excursion may be made in one day, returning to Lamia; or one may reach by this route the Bhores of the Ambracian Gulf, or of the Gulf of Corinth. Caspariti is 10 hrs. from Neiipatra, and Kravataras is 1 day's journey further (Route 16). Neopatra is finely situated under (Eta, and looks out on Othrys, but it contains very slight remains of antiquity. In ancient times it was a town of the district of Phthiotis in Thessaly, and derives its only interest from having been the centre of tho military operations carried on in B.C. 323 by the confederate Greeks against Antipater —the so-called Lamian war. The only remains of antiquity are some pieces of ancient wall in the masonry of the Castle. Lamia has been compared to Athens, with its rambling old castle, or acropolis, above, and its Pirteus at Stylidha, next the ancient Philora, on the shore below. Thore is a fine viow from the Castlo; and sevoral good houses have been erected of late years in the town. The frontier of Turkey is only 2 hrs. to the N., and there is always a garrison of 200 or 300 soldiers at Lamia to repress tho robbers who infest the boundary line. It is 2 days' journey from Lamia to Larissa.



is 3 days' journey. The road lies along the plain, within sight of the sea, for about 2 hrs.; there is good riding when you arrive at the little village of Molo, where there is a decent khan,

with mud walls. The nature of tho ground traversed is such, that in some places a raised road has been constructed above the marshes. Several streams are crossed, running down from the heights of (Eta, which have materially altered the features of tho ground, and especially the coast, by forming long alluvial beds running into tho sea. It would be difficult now to guard the pass against a force so much superior as the Persians were to the Greeks, though another noble stand was made in it during the revolution against tho Turks.

From Molo to Drachmdno, tho site of ancient Elatea, is a ride of 8 hrs. During the first part, the road gradually leaves the sea, rising to tho hills; it then ascends a long valley, and winds over a bleak hill. From the summit is a noble view of the extended plain of the Kephissus, backed by the dark heights of Parnassus, here seen rising, unbroken by intervening hills, directly out of the plain of Boeotia. The top is clothed in deep snow for tho greater part of the year. The village of Drachmdno contains a khan, with some appearance of comfort. Hence there are two roads to Lebadea: the shorter and more direct passes through Chseronea; tho other, answering to the ipeiKJ) 5Sos of Pausanias, leads by the ruins of Hyampolis and Abie to Scripu (Orchomenus). This latter road runs along at the foot of tho hills which bound tho plain of Boeotia on tho 1., and being unfrequented, it requires some attention to trace it. The little villago of Vogddno occupies tho site of Hyampolis; tho ruins lie on a hill about £ ra. N.E. of the village, where tho r.inge ends in the shape of a parallelogram, at the junction of 3 valleys. Pausanias mentions as a curious fact, that the city was possessed of one source of water only, to which the inhabitants were obliged to resort. This perhaps may be traced in a very copious spring, which supplies the village of Vogdiino: it is a little to the W., down the hill: there are many largo blocks of squared stones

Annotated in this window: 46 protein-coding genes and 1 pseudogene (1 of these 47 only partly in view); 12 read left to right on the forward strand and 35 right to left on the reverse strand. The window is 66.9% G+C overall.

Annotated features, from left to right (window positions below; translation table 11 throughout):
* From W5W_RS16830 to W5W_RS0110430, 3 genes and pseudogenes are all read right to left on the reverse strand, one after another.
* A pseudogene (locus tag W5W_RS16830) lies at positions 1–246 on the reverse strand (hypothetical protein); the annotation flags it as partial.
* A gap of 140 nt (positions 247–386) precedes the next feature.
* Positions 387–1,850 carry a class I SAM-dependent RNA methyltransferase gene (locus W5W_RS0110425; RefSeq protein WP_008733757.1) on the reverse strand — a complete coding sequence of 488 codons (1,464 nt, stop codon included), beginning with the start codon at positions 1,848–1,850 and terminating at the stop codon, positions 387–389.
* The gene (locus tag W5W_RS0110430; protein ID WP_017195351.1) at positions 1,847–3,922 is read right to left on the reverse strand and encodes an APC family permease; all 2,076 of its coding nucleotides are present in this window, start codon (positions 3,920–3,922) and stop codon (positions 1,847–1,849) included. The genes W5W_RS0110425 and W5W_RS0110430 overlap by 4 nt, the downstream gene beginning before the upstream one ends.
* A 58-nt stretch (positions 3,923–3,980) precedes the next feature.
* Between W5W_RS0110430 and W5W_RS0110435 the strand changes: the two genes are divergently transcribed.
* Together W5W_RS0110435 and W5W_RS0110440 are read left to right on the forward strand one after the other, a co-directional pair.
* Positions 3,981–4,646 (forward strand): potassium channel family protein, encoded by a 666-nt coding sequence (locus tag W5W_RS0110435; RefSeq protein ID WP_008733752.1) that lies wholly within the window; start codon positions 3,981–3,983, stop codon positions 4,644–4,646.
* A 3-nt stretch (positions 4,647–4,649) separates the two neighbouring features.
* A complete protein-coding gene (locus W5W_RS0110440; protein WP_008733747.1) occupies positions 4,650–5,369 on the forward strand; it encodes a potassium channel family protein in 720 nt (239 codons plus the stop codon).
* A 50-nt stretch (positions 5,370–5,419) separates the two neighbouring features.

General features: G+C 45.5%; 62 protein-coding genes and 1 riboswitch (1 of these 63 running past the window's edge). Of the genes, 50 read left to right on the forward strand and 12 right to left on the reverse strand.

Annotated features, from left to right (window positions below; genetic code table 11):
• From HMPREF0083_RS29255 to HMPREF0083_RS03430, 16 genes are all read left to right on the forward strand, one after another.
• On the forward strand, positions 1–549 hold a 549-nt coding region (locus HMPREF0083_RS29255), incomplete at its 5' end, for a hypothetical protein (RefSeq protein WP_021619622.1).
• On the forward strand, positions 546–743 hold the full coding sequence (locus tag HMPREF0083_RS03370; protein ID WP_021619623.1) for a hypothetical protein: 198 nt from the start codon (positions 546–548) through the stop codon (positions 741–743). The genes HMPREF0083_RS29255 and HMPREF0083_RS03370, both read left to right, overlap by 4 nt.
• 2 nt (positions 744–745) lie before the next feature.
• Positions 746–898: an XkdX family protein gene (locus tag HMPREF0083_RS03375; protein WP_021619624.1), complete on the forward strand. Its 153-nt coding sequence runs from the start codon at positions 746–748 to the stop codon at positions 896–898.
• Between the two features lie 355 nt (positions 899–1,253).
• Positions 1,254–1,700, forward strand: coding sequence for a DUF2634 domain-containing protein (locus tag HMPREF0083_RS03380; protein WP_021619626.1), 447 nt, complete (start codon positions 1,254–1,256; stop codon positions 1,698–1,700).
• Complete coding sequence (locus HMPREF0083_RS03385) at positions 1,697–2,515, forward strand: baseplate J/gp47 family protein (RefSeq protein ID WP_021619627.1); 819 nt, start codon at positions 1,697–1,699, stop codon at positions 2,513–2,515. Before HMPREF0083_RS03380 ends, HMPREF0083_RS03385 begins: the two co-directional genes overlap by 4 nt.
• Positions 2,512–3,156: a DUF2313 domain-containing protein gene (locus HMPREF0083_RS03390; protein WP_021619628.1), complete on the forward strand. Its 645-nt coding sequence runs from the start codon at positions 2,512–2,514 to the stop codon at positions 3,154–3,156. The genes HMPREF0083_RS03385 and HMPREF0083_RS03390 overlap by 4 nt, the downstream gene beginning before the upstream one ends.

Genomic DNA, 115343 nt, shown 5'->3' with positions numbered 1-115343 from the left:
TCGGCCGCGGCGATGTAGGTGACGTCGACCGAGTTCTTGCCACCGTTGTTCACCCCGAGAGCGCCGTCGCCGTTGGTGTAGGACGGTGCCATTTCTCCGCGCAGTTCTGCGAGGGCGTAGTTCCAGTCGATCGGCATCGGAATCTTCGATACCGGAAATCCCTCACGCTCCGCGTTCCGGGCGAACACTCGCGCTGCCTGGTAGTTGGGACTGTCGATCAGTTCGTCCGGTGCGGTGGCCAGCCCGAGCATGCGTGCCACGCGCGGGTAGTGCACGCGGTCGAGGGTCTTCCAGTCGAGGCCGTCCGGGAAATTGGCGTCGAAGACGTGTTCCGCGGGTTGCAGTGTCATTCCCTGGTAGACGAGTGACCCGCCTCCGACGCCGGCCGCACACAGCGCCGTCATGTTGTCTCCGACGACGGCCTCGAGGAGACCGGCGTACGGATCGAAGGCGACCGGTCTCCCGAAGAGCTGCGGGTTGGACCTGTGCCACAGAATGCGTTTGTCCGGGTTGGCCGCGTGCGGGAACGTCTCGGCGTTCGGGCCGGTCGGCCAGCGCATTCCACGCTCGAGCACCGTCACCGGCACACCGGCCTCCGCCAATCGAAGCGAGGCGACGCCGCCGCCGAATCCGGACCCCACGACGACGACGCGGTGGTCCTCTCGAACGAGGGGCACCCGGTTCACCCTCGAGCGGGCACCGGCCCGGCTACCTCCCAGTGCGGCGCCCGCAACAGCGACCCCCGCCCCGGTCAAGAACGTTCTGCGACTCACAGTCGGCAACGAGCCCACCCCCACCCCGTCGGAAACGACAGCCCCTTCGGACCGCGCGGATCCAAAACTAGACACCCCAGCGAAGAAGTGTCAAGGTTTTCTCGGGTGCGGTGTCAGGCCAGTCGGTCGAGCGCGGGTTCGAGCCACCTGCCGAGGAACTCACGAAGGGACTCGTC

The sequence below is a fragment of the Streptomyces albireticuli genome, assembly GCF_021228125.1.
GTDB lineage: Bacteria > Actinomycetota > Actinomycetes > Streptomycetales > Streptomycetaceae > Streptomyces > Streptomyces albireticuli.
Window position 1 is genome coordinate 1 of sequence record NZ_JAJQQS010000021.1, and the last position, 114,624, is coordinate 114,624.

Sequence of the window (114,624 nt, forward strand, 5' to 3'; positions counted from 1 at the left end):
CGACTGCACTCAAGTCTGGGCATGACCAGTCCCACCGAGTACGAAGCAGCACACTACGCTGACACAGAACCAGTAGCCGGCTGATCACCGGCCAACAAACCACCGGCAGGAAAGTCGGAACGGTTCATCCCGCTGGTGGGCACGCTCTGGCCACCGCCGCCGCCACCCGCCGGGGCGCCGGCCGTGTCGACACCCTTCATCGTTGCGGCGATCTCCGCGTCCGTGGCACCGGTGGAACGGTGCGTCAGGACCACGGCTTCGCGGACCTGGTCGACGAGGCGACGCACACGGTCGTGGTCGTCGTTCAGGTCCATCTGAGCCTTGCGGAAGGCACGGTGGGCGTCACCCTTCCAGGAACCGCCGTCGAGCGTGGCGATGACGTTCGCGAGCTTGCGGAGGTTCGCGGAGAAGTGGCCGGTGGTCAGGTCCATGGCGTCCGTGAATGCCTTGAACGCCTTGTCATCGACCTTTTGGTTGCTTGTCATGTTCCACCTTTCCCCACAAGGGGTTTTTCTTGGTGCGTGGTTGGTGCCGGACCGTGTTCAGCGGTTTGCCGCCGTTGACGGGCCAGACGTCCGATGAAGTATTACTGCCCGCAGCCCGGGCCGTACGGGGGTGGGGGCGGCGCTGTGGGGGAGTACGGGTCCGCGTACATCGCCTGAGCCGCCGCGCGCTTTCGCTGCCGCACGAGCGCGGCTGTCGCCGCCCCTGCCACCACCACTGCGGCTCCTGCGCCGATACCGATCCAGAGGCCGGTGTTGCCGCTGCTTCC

lying about it. In order to see the ruins of Abie, wo pass the village of Exarcho, which lies about 2 m. across the valley, on the 1. within sight. A little S. of it are 2 lines of polygonal wall, which unite on the N. side, the higher passing down the hill until it meets the lower. There are 3 or 4 gates, 2 of which were partly choked up with fallen stones; a 3rd, to which the path leads, and which is therefore tho first seen, is very massive, in tho Egyptian style, narrowing considerably towards the top, and of diminutive proportions; for a horse could with difficulty enter, and yet the soil cannot have been raised artificially, because tho natural rock on which the town must have been built still projects in sharp points close to the gate. The stones of which it is composed are not generally large, though there is one nearly 14 ft. in length; they ore beautifully joined, and afford a fine specimen of that kind of construction. On the top of the lower wall was a broad terrace of greensward, 12 or 14 paces wide, which still exists, little broken; this is artificial, as tho natural hill is steep. On either side of this gate the wall projected, and on one side formed a square tower. On tho summit is a fiat space sufficient for a small temple: but Pausanias is not explicit enough to be a guide to the spot where the Oracle stood, which was of such high reputation in the time of Xerxes. The theatre is entirely gone, ns at Hyampolis. The traveller should be cautioned against attempting to cross the marsh by a short road to Scripu, unless with a man of the country to guide him, otherwise he may be detained for hours. The regular road lies over the top of the hills on the rt. of the marsh, and descends directly into tho village of Scripu, passing somo fine walls of a fort which once crowned theso heights. From Scripu to Lebadea the road is laid down in tho preceding route.

N.B. — One has also the choice of proceeding from Thermopylae to Chalkis, a picturesque journey of 3 days, chiefly along the shore of tho strait of Euboea; or from Thermopyhe to Thebes, also about 3 days' journey. (See next Bte.)



Thermopylaj to— lire.

Budonitza 2J

Arcliitza 8

Martini 7

Thebes , ... 10

Thermopylso to Budonitza, see Bte. 4.